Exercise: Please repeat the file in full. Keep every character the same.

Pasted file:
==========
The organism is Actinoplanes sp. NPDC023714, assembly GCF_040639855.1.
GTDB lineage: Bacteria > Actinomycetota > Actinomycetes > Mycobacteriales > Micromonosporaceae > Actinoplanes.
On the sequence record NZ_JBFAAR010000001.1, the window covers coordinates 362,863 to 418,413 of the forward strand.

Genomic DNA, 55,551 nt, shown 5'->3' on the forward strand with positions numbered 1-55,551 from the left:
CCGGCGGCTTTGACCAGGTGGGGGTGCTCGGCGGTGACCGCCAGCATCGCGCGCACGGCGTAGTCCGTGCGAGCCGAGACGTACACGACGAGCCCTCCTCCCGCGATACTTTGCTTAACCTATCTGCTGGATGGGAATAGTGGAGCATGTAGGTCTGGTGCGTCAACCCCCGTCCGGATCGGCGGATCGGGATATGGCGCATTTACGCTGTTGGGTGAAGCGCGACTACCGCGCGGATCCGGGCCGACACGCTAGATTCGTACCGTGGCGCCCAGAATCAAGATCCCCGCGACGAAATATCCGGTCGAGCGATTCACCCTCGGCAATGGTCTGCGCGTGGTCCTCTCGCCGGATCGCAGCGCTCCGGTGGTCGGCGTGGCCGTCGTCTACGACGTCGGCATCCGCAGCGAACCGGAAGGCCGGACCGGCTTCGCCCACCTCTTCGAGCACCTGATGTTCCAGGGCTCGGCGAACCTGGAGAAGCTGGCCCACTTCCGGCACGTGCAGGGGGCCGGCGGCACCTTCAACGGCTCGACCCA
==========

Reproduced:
The organism is Actinoplanes sp. NPDC023714, assembly GCF_040639855.1.
GTDB lineage: Bacteria > Actinomycetota > Actinomycetes > Mycobacteriales > Micromonosporaceae > Actinoplanes.
On the sequence record NZ_JBFAAR010000001.1, the window covers coordinates 362,863 to 418,413 of the forward strand.

Genomic DNA, 55,551 nt, shown 5'->3' on the forward strand with positions numbered 1-55,551 from the left:
CCGGCGGCTTTGACCAGGTGGGGGTGCTCGGCGGTGACCGCCAGCATCGCGCGCACGGCGTAGTCCGTGCGAGCCGAGACGTACACGACGAGCCCTCCTCCCGCGATACTTTGCTTAACCTATCTGCTGGATGGGAATAGTGGAGCATGTAGGTCTGGTGCGTCAACCCCCGTCCGGATCGGCGGATCGGGATATGGCGCATTTACGCTGTTGGGTGAAGCGCGACTACCGCGCGGATCCGGGCCGACACGCTAGATTCGTACCGTGGCGCCCAGAATCAAGATCCCCGCGACGAAATATCCGGTCGAGCGATTCACCCTCGGCAATGGTCTGCGCGTGGTCCTCTCGCCGGATCGCAGCGCTCCGGTGGTCGGCGTGGCCGTCGTCTACGACGTCGGCATCCGCAGCGAACCGGAAGGCCGGACCGGCTTCGCCCACCTCTTCGAGCACCTGATGTTCCAGGGCTCGGCGAACCTGGAGAAGCTGGCCCACTTCCGGCACGTGCAGGGGGCCGGCGGCACCTTCAACGGCTCGACCCA